Now before we jump into the unknown I would like to point out a very salient point within the area of character creation: when you design the characters likeness you will have no doubt have already developed his or her personality; the things that make him or her tick.
Once you have that remember to always draw the likeness to suit the personality. For example: Brabbles is a ridiculously over confident mouse, so I always draw him bolt upright and puffed up; confidence simply oozes from him. In fact if I draw him in any other way, like down trodden, its all the more noticeable because its so out of character. Like wise with Boggitt. He is a dour, down in the mouth, worry-wort of a curmudgeon. So I always draw him slightly bent and defeated looking; any other pose or change in his stature would be as a reaction to something that has taken him outside of his comfort zone.
I say this purely to those of you who are looking for tips into character creation, which is a subject I will touch on in another tutorial soon.
Anyway, onto the drawing. Below are two separate tutorials, one for Brabbles and the other for Boggitt. First off I'm going to start with Boggitt---mainly because I enjoy drawing him the most.
1. The first thing I always do is create Boggitt's structure; this is achieved by placing three slightly squashed circles on top of one another.
The top and the bottom shapes should be the same size and the middle---his chest area--- should be slightly smaller. The top shape (the head) should have cross sections to help with the consistency in placing his eyes, nose and mouth.
Next: draw smaller circles for his hands and bread stick shapes for his feet; place a line or two for his arms and the two circles above his head for the antennae.
Lastly: do another circle for his travelling sack and the shape for the stick that carries it.
Using the guidelines in the head shape, start to put his nose and eyes in. The eye's are large and expressive so use up most of the top half for them and break the top of the circle with his eye-brows. Half cut his eyes to denote his down trodden personality. His nose should be another squashed circle and take up most of the bottom half.
3. Finally shape up the hands by putting his fingers in, (note: I only use three fingers and a thumb in my drawings. You do how ever many you are comfortable drawing) Then move onto the knotted handkerchief that he carries his worldly belonging in. Think how the weight of the contents would affect its shape, make it baggy at the bottom and tighter towards the top; the weight would also put a bow in the stick that carries it. Finally--- on the knotted handkerchief--- draw in the dots.
Now all that's left to do is his shoes: draw in the laces and a bit of ground around him and viola! You have yourself a Boggitt.
Next up we have Brabbles; the stupidly over confident Brabbles---but you've just gotta love him for it!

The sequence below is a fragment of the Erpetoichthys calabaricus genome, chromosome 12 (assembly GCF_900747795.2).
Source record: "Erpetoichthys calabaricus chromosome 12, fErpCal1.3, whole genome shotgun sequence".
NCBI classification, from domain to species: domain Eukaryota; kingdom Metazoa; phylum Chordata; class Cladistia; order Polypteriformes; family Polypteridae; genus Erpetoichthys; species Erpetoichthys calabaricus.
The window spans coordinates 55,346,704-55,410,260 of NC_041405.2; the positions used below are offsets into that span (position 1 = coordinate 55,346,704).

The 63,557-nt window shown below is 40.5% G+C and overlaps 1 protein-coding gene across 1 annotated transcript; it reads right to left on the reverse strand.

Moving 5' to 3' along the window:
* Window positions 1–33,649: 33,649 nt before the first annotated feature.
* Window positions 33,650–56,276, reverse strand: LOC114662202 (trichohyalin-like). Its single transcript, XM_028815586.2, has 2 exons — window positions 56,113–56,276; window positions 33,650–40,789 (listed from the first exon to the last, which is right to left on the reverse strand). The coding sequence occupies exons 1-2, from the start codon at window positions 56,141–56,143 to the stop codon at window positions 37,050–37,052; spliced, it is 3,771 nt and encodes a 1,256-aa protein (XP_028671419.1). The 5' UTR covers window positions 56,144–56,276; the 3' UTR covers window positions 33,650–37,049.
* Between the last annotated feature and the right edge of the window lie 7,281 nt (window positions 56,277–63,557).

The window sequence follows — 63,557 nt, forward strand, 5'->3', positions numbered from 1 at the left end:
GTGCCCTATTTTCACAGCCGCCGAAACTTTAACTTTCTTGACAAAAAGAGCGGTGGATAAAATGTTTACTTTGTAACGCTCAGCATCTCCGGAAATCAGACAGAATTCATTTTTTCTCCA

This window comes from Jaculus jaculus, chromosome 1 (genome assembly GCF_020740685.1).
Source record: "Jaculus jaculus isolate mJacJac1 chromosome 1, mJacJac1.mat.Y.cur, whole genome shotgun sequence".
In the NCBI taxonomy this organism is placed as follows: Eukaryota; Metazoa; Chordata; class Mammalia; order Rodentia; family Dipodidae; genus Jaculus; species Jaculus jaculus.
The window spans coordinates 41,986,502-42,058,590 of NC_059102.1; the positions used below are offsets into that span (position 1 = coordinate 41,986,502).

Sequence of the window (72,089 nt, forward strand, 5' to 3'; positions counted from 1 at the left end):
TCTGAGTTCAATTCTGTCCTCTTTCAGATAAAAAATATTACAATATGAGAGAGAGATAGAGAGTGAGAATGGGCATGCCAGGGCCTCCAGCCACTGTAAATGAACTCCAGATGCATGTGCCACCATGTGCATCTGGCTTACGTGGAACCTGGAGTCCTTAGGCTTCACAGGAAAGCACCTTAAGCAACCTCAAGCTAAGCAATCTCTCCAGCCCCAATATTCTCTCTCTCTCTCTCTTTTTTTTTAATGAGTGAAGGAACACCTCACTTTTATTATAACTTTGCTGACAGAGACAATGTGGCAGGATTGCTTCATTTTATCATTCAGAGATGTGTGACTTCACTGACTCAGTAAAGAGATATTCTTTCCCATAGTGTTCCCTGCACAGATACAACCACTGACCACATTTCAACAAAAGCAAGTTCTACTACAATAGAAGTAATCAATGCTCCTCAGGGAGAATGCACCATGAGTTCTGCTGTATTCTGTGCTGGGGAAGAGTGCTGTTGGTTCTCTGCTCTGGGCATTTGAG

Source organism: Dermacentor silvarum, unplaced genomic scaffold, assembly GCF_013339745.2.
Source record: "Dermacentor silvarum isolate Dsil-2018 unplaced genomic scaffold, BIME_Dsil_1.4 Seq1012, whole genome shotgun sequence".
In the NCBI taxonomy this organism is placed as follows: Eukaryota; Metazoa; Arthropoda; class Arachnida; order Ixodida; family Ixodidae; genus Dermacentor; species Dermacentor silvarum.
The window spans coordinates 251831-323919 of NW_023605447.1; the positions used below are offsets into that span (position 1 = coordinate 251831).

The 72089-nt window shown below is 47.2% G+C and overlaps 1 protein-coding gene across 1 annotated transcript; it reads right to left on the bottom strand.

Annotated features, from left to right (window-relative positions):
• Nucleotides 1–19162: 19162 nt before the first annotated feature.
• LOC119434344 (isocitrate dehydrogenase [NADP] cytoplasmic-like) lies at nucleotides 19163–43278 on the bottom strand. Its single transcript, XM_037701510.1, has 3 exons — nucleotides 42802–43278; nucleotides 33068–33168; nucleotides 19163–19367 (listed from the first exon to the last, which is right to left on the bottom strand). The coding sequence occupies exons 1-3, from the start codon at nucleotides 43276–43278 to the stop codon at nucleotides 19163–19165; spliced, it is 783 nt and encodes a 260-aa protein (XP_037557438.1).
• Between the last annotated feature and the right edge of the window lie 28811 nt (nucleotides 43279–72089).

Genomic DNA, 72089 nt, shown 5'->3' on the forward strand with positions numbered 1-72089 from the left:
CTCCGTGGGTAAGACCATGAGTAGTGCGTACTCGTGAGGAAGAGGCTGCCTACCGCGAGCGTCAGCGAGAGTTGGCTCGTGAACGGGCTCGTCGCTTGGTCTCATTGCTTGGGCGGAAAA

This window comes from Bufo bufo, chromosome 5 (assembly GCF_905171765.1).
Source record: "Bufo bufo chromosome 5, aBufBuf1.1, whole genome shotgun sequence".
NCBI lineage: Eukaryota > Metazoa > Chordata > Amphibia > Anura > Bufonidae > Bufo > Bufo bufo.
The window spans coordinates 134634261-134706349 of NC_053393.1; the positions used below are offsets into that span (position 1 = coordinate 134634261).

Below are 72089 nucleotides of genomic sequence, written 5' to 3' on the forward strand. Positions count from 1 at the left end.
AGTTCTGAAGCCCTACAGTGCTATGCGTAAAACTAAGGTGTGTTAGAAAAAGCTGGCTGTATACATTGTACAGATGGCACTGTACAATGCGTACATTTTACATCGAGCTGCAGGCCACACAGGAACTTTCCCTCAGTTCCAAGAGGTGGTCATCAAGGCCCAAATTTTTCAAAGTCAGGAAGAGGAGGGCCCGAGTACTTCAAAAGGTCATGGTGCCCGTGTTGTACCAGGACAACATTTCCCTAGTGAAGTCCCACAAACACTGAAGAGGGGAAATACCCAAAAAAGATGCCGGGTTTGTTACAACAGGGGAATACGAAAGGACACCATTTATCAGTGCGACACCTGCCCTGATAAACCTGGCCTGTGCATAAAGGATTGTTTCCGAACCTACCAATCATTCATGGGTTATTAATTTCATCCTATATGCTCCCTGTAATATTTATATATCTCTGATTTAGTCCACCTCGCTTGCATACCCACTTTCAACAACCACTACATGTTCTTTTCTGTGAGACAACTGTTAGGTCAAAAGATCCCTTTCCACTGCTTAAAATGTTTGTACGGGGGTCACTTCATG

1. Once again, think of his character. Brabbles is confident... overly so. So think rigid, strong backbone and in-yer-face assertiveness.
Like Boggitt you have a squashed circle for a head, but his body differs in the respect that its more of a curved triangle. His feet are more elongated than Boggitt's, due to the fact that he's a mouse and mice have longer feet. His ears are about the same size as his head and are designed to move around to help show mood and emotion. (see samples at the bottom of the page)
Don't forget the guide lines for his features.
Finally show the strong hand on hips and upright, point making, stance of domination.
2. Brabbles' nose goes dead centre of where the lines cross. His eyes---usually denoted by two dots unless his expression requires it--- are on either side of the dividing line on the top half of his head. His smile is always full and is very expressive.
Next place his trousers up high on his body, remembering to curve the shape to give that 3-D look and shape up his hands and ears.
3. Now shape up his arms, draw in the details of his shoes---as you did with Boggitt---and squiggle in his tail.
Lastly, we move onto the three lines of hair on top of his head. When drawing these remember to shoot them out with as much confidence as you imagine Brabbles has himself.
That's it. That's how to draw Brabbles & Boggitt. If I can find the time I will do other tutorials on how other characters in the Brabbles & Boggitt series are drawn, but for now I have two final pieces of art for you.
Below are two pages of sketches showing the two main characters in a variety of poses.
These sheets act as a definitive illustration on how your character's body and expressions work together when reacting to the comments or situations thrust before them.
And finally: note how all the pictures have arced pencil lines through them. These are called 'lines of action' and I'll be talking about their relevance on another instructional post very soon...
...so stay tuned for that little gem!
But until then, get your pencils out and have some fun. Email me the results, if you like, I'd love to see them.
Notice how Brabbles' ears, tail and tuft of hair help to portray his mood and movement.
Note: As with Brabbles, Boggitt also has an aid to his action; his antennae. These fly off or droop all over the place in reaction to what's going on around him.
Brabbles & Boggitt are copyright Karl Dixon
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